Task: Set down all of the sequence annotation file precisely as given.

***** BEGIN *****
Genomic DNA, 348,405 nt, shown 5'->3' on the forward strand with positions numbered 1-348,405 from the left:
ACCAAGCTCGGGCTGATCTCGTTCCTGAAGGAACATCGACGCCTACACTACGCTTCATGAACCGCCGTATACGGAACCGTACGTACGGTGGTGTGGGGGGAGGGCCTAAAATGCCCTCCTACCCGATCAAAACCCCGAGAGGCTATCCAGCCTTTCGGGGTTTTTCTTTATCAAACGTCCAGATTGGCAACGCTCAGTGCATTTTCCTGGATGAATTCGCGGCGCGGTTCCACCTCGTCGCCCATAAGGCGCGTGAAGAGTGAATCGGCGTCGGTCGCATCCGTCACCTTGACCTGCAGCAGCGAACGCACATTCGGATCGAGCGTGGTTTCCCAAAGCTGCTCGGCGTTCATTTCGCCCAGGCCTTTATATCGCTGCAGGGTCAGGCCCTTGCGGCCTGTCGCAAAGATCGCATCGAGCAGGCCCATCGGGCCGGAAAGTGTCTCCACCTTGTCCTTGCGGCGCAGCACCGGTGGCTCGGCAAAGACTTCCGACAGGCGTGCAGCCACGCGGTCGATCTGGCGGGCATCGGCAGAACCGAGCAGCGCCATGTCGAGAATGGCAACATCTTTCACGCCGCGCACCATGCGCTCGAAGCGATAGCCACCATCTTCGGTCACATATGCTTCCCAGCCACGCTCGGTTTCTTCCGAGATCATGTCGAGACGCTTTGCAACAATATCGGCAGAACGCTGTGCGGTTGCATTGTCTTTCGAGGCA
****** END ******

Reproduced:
Genomic DNA, 348,405 nt, shown 5'->3' on the forward strand with positions numbered 1-348,405 from the left:
ACCAAGCTCGGGCTGATCTCGTTCCTGAAGGAACATCGACGCCTACACTACGCTTCATGAACCGCCGTATACGGAACCGTACGTACGGTGGTGTGGGGGGAGGGCCTAAAATGCCCTCCTACCCGATCAAAACCCCGAGAGGCTATCCAGCCTTTCGGGGTTTTTCTTTATCAAACGTCCAGATTGGCAACGCTCAGTGCATTTTCCTGGATGAATTCGCGGCGCGGTTCCACCTCGTCGCCCATAAGGCGCGTGAAGAGTGAATCGGCGTCGGTCGCATCCGTCACCTTGACCTGCAGCAGCGAACGCACATTCGGATCGAGCGTGGTTTCCCAAAGCTGCTCGGCGTTCATTTCGCCCAGGCCTTTATATCGCTGCAGGGTCAGGCCCTTGCGGCCTGTCGCAAAGATCGCATCGAGCAGGCCCATCGGGCCGGAAAGTGTCTCCACCTTGTCCTTGCGGCGCAGCACCGGTGGCTCGGCAAAGACTTCCGACAGGCGTGCAGCCACGCGGTCGATCTGGCGGGCATCGGCAGAACCGAGCAGCGCCATGTCGAGAATGGCAACATCTTTCACGCCGCGCACCATGCGCTCGAAGCGATAGCCACCATCTTCGGTCACATATGCTTCCCAGCCACGCTCGGTTTCTTCCGAGATCATGTCGAGACGCTTTGCAACAATATCGGCAGAACGCTGTGCGGTTGCATTGTCTTTCGAGGCA